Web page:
pomp


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Related to pomp: Pomp and Circumstance

pomp

 (pŏmp)
n.
1. Dignified or magnificent display; splendor: the solemn pomp of a military funeral.
2. Vain or ostentatious display: "his biting attacks on the pomp and luxury of the privileged classes" (Harvey Cox).

[Middle English, from Old French pompe, from Latin pompa, pomp, procession, from Greek pompē, procession, from pempein, to send.]

pomp

(pɒmp)
n
1. stately or magnificent display; ceremonial splendour
2. vain display, esp of dignity or importance
3. obsolete a procession or pageant
[C14: from Old French pompe, from Latin pompa procession, from Greek pompē; related to Greek pompein to send]

pomp

(pɒmp)

n.
1. stately or splendid display; splendor; magnificence.
2. ostentatious or vain display, esp. of dignity or importance.
3. pomps, pompous displays, actions, or things.
4. Archaic. a stately procession; pageant.
[1275–1325; < Latin pompa display, parade, procession < Greek pompḗ orig., a sending, akin to pémpein to send]

Pomp

 a procession or pageant; a splendid display.
Examples: pomp of clothing, 1483; of flowers, 1750; of godliness, 1709; of winning graces, 1667; of mourning, 1651; of Pekingese—Hare, 1939; of powers, 1750; of riches, 1535; of terror, 1633; of waters, 1595.
ThesaurusAntonymsRelated WordsSynonymsLegend:
Noun1.pomp - cheap or pretentious or vain display
display, show - something intended to communicate a particular impression; "made a display of strength"; "a show of impatience"; "a good show of looking interested"
2.pomp - ceremonial elegance and splendor; "entered with much eclat in a coach drawn by eight white horses"
elegance - a refined quality of gracefulness and good taste; "she conveys an aura of elegance and gentility"

pomp

noun
1. ceremony, grandeur, splendour, state, show, display, parade, flourish, pageant, magnificence, solemnity, pageantry, ostentation, éclat the pomp and splendour of the English aristocracy
2. show, pomposity, grandiosity, vainglory The band have trawled new depths of pomp and self-indulgence.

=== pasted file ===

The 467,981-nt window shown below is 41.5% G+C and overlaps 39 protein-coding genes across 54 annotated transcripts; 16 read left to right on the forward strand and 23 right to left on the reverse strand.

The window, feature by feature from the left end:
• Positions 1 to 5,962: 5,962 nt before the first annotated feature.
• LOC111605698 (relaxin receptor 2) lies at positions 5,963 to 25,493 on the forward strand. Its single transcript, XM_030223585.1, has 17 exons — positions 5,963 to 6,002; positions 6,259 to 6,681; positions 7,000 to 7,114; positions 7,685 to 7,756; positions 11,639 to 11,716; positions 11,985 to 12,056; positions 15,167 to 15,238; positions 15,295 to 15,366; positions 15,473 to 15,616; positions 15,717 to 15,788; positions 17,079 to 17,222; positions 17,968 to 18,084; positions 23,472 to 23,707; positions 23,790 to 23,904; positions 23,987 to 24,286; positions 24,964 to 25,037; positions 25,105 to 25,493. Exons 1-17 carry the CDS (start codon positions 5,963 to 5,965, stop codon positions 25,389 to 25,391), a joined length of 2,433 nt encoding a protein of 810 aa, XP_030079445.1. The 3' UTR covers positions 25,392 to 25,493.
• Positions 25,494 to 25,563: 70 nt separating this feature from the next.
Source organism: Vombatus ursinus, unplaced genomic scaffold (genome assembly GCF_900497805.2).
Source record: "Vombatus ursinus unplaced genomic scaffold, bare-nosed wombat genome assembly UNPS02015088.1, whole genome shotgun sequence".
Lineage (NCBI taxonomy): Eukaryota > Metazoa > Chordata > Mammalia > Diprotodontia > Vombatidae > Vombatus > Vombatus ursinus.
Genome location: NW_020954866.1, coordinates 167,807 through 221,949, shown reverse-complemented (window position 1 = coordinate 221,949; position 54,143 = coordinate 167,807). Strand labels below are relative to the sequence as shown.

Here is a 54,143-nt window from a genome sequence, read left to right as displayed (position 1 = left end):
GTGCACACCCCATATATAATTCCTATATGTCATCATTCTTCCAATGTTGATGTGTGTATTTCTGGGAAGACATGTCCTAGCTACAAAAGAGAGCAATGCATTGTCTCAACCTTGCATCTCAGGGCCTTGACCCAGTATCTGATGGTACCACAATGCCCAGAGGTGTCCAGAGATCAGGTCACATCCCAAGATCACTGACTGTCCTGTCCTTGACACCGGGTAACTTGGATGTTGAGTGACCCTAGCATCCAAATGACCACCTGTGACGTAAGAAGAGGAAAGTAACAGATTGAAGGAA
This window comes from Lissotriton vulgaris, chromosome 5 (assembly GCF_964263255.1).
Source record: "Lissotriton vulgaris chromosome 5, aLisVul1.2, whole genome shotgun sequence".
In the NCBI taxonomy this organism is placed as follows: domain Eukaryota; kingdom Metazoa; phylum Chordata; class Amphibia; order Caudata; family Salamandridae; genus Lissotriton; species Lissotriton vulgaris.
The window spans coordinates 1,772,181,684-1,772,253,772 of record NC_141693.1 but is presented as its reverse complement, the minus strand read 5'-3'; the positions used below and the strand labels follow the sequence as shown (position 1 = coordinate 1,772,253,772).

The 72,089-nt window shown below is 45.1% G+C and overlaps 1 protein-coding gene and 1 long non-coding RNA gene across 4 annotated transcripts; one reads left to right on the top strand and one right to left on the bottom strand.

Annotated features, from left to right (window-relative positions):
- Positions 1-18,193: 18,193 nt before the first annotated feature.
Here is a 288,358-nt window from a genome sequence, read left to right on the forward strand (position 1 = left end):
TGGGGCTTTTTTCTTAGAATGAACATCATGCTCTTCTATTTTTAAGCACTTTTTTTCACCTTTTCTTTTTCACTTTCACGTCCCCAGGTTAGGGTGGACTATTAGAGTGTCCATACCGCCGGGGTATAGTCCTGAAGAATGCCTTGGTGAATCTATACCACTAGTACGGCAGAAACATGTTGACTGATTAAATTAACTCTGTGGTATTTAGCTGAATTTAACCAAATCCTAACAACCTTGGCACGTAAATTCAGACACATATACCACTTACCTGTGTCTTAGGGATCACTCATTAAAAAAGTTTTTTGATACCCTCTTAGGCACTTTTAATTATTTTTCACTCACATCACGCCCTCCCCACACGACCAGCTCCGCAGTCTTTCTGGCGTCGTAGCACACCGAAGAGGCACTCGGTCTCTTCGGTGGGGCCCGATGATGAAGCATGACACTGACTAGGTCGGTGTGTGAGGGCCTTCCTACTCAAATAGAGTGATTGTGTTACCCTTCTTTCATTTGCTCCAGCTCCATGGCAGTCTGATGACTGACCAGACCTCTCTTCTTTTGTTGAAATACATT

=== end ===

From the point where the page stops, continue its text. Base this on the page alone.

pomp

noun
An impressive or ostentatious exhibition:
Translations
أُبَّهَه
pompa
pomp og pragt
viîhöfn
pompapompastikapompastiškai
greznībapompa

pomp

[pɒmp] Npompa f
pomp and circumstancepompa f y solemnidad

pomp

[ˈpɒmp] nfaste f

pomp

nPomp m, → Prunk m, → Gepränge nt; pomp and circumstancePomp und Prunk m

pomp

[pɒmp] npompa, fasto
pomp and circumstance → grande or magnifico apparato

pomp

(pomp) noun
solemn stateliness and magnificence, eg at a ceremonial occasion. The Queen arrived with great pomp and ceremony.
ˈpompous adjective
too grand in manner or speech. The headmaster is inclined to be a bit pompous.
ˈpompously adverb
ˈpompousness noun
pomˈposity (-ˈpo-) noun
References in classic literature ?
Vanity, it may be, chose to mortify itself, by putting on, for ceremonials of pomp and state, the garments that had been wrought by her sinful hands.
To mark, for the house, the high state I cultivated I decreed that my meals with the boy should be served, as we called it, downstairs; so that I had been awaiting him in the ponderous pomp of the room outside of the window of which I had had from Mrs.
And never having been anywhere in the world but in Africa, Nantucket, and the pagan harbors most frequented by whalemen; and having now led for many years the bold life of the fishery in the ships of owners uncommonly heedful of what manner of men they shipped; daggoo retained all his barbaric virtues, and erect as a giraffe, moved about the decks in all the pomp of six feet five in his socks.
He had left behind him five children and a wife; and in nineteen years he had seen five funerals issue, and none of them humble enough in pomp to denote a servant.
It was an hour after sunup that I heard the boys coming, and recognized the hoof-beats of Pomp and Caesar and Jerry, old mates of mine; and a welcomer sound there couldn't ever be.
When we encountered a country-seat surrounded by an Alpine pomp of manure, we said, "Doubtless a duke lives here.
She went and sat down on her candle box, and the pride and pomp of her victorious attitude made it a throne.
As he drew near, he slackened speed, took the middle of the street, leaned far over to star- board and rounded to ponderously and with laborious pomp and circumstance -- for he was personating the Big Missouri, and considered himself to be drawing nine feet of water.
And upon coming to the north, I expected to meet with a rough, hard-handed, and uncultivated population, living in the most Spartan- like simplicity, knowing nothing of the ease, luxury, pomp, and grandeur of southern slaveholders.
My first displays the wealth and pomp of kings, Lords of the earth
Where the sun had gone down in simple state--pure of the pomp of clouds--spread a solemn purple, burning with the light of red jewel and furnace flame at one point, on one hill-peak, and extending high and wide, soft and still softer, over half heaven.
Nor had they yet among the Sons of EVE Got them new Names, till wandring ore the Earth, Through Gods high sufferance for the tryal of man, By falsities and lyes the greatest part Of Mankind they corrupted to forsake God their Creator, and th' invisible Glory of him, that made them, to transform Oft to the Image of a Brute, adorn'd With gay Religions full of Pomp and Gold, And Devils to adore for Deities: Then were they known to men by various Names, And various Idols through the Heathen World.